Are you sure that only certain people are affected, or is it possible that only certain people are aware that they are affected?
You could be correct, especially after reading GazL's post.
It affects me to, though I tend to just push the button on the front rather than type eject.
I use the physical button too, but I noticed the problem because my main office system case is several feet from my chair. Long ago I created a desktop shortcut to toggle the tray with eject -T. Yes, I still have to leave my chair to retrieve the disk, but the techie in me liked the idea of the eject shortcut. Moreso, programmatic ejection is important to me because I have an HTPC.
The eject -T command stopped working with Slackware 14.0 --- and remains broken. Slackware 14.0 was the first release without HAL, replaced by udisks(2).
My first experience
with the broken eject command came soon after 14.0 was released.
I did not immediately update my systems to 14.0, doing so several months after the release. After I moved all of my systems to 14.0, I again noticed peculiarities with the eject command. I posted a query
to find a way to determine the state of the tray. Pat responded with a short C snippet, after which you then responded to improve the crappy timeout method used in the original eject code.
The eject command breakage occurred with the transition away from HAL to udisks(2). I don't think the eject command sources are maintained anymore and like so much in free/libre software, most people no longer care.
As not all Slackers are using 14.0, that too probably contributes to people not noticing the breakage because previous releases have HAL, under which eject works.
That command does not always work.
One example is the command is not a toggle like the original eject -T command. When there is no disk in an optical drive the udisks command fails with the following:
Eject failed: No media in drive
The command also does not work when the tray is open. Same error message. The udisks command is not a replacement for eject -T.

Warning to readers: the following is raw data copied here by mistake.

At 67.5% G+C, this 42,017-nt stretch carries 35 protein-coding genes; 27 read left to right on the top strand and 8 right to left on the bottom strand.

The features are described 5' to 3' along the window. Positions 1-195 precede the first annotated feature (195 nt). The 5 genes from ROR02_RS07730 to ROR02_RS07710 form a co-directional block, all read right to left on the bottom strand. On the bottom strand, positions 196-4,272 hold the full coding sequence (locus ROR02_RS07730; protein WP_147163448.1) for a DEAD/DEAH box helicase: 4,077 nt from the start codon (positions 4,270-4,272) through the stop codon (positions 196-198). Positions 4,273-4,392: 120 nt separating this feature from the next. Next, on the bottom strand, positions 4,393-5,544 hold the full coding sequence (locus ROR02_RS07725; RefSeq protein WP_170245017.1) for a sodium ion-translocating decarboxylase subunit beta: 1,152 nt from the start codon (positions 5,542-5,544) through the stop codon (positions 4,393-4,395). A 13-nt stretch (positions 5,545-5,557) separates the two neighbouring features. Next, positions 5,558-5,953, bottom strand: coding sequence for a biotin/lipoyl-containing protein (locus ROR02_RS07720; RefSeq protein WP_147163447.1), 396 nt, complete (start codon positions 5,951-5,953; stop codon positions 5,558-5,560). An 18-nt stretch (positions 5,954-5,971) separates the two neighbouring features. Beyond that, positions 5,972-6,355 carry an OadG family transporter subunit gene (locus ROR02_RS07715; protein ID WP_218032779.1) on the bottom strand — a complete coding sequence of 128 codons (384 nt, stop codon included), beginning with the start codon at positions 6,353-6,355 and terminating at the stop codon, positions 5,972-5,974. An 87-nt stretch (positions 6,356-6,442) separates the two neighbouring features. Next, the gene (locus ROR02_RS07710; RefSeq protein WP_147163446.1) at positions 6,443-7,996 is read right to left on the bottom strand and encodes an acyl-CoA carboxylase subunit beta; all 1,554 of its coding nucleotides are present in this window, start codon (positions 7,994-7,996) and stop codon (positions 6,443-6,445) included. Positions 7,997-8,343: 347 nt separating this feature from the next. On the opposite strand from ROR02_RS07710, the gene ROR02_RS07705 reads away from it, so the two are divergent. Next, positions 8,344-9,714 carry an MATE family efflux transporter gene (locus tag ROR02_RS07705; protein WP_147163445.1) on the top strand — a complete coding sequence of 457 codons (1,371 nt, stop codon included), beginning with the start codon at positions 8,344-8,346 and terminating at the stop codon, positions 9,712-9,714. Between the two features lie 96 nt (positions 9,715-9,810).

This thread prompted to investigate again because I use the Trinity desktop. Controlling removable devices in a HAL-less system required a new hardware detection method in Trinity, of which I am helping to test.
As a result of that testing, I probably am a tad more familiar with the eject breakage. I have tried several ways to dependably eject an optical disk or toggle the tray. The bottom line is the eject command is broken.
To replace the broken eject -T command, I now use a script wrapper around the basic C detection snippet Pat created. That wrapper script and C snippet work well, regardless of eject or udisks. Yet through my recent testing for Trinity I again stumbled across the fact that eject is broken in a HAL-less system. Without the patch the eject -T command now works only one way and no longer toggles. With the patch the eject -T command works both ways.
The only dependable method I found to fix the broken eject command is to suid /usr/bin/eject. Then the eject command works much better. Yet that is not the default installation permissions and along with my testing for Trinity and the above referenced thread, I again investigated.
The patch I found needed to be modified ever-so-slightly because of the patch you created to fix the eject command's tray detection status.
The patch linked in this thread works.
I don't know the appropriate strategy for handling the unlocking mechanism. I see the point in a multi-user system, but I am not concerned much about that in the broader scope because most Linux based systems these days, even with multiple users logged on to them, more than likely don't have such issues. That is, whoever is using the optical disk tray is the only person likely to want to eject the disk and not other users concurrently logged in. I understand the problem in a mainframe-like environment, but then again, optical drives are unlikely to be remotely used and controlled. I suppose somebody could SSH into a box, unlock a drive being used, and irritate the user, but discussing these corner cases seems academic.
In the end, the patch helps fix the eject command.
* The eject command is funky in a HAL-less system.
* The udisks eject method works only when a disk is in the tray and is not a toggle.
* Setting /usr/bin/eject suid is an uncomfortable work-around.
* The patch in this thread helps avoid that work-around.
* My testing was not based upon any rigid scientific protocols.
* I'm no expert on any of this.